What does that mean for a beer? I think it’s time to drink anything celebratory, really, which definitely cues a reach into that cellar where your prized bottles are. I think it also feels very saison-ish, no? The darkness of winter has lifted and it’s time to toast the sunshine with something fresh and always good. I have just the one for you, too, if you’re in NYC: Does This Feeling Come Again? from Endless Life. Ooh, what a good question for the Six of Wands and this summer. Re-entering the world after a year like what we’ve had, balancing uncertainty and trauma with hope, relief, and excitement? That seems like a pretty once-in-a-lifetime phenomenon (I mean, hopefully, I guess?). And this beer is a special way to mark it.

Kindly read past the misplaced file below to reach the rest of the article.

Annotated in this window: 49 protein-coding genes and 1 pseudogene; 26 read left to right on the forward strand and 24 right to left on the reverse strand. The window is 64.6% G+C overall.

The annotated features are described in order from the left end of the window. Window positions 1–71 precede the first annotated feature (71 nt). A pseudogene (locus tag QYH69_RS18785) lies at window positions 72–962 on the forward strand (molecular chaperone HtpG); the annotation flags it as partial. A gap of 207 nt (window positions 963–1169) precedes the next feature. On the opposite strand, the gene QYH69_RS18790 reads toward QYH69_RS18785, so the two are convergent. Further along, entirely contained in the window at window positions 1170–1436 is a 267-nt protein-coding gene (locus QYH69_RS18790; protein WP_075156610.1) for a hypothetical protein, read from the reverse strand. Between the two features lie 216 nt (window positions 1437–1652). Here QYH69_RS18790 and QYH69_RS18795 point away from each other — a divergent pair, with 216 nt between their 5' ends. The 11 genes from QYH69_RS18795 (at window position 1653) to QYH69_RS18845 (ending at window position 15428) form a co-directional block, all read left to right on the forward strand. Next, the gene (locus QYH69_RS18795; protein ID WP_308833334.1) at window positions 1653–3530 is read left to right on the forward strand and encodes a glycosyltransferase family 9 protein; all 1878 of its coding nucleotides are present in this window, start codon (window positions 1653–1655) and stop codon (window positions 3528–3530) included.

This Week’s Boozy Reading Rec

This piece by Jaya Saxena for Eater, “Beer Is So Gay,” is great and profiles three badass brewers/collaborators I love and who you love, too, or at least you will. Saxena talks to Jon Moore and Jason Pazmino of Gay Beer, Sarah Hallonquist and Loretta Chung of Dyke Beer, and Lily Waite of Queer Brewing. There’s insightful talk on making beer that truly represents and welcomes the queer community, as well as on rainbow and pink-washing, and it's all a terrific read that will have you for sure seeking out these brews.

Until next week, here’s moody Darby at BierWax with Stucci Brothers, a New England-style DIPA from Brix City and Twin Elephant.